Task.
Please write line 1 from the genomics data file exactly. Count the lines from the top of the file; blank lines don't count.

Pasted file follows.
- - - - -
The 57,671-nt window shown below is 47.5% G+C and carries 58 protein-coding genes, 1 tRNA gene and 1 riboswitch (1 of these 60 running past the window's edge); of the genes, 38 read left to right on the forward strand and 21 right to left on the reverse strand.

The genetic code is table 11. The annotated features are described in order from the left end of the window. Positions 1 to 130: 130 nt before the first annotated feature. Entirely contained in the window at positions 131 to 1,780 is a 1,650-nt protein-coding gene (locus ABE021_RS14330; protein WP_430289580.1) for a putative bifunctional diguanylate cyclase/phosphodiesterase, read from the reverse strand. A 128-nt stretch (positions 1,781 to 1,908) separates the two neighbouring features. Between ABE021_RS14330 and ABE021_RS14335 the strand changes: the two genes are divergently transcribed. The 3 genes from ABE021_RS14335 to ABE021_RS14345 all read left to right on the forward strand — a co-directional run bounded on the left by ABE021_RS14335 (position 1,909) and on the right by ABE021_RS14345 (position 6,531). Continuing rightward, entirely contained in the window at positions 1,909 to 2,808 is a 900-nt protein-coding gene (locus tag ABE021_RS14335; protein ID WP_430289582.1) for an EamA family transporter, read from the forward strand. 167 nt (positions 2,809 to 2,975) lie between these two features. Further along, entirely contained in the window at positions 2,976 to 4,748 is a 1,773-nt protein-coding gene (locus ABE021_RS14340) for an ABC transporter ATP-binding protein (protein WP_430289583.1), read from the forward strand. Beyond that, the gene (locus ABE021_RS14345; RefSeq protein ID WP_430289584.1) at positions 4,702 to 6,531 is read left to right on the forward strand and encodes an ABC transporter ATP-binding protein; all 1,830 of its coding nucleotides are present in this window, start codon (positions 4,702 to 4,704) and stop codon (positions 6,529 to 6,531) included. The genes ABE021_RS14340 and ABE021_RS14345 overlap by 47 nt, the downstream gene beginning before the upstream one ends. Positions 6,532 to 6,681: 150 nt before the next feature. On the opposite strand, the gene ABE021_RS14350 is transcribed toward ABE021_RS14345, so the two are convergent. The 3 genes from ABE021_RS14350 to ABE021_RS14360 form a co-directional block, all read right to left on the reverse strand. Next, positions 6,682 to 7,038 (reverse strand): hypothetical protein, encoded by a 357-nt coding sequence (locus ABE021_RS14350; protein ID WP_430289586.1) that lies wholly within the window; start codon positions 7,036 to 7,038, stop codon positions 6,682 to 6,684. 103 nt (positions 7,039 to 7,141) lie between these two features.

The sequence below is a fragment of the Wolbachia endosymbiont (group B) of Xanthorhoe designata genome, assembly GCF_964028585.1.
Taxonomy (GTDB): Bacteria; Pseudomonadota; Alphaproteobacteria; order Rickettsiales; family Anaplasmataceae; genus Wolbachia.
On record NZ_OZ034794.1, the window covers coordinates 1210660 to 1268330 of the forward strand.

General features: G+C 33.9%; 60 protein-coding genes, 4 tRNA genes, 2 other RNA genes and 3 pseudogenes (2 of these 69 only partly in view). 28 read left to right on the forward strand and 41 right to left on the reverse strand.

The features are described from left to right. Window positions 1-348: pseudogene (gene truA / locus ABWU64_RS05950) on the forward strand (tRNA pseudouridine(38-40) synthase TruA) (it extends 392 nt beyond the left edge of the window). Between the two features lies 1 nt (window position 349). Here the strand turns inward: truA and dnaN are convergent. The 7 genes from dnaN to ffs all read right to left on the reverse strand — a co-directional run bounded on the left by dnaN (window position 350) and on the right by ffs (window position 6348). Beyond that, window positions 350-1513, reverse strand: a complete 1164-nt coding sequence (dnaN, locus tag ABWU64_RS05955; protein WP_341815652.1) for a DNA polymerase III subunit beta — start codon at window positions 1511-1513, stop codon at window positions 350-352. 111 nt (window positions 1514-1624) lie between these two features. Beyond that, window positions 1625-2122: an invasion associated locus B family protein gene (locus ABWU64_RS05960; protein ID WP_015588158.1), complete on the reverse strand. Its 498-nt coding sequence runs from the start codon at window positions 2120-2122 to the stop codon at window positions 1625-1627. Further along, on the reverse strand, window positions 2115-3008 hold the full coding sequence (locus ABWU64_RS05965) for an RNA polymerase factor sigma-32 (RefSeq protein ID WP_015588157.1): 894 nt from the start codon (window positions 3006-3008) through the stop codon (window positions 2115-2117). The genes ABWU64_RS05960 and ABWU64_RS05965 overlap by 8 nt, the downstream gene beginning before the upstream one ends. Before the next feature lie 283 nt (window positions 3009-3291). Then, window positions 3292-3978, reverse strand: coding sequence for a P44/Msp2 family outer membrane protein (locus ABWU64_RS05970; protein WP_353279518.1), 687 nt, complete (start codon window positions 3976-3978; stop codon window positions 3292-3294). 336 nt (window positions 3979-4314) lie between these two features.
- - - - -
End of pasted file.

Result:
The 57,671-nt window shown below is 47.5% G+C and carries 58 protein-coding genes, 1 tRNA gene and 1 riboswitch (1 of these 60 running past the window's edge); of the genes, 38 read left to right on the forward strand and 21 right to left on the reverse strand.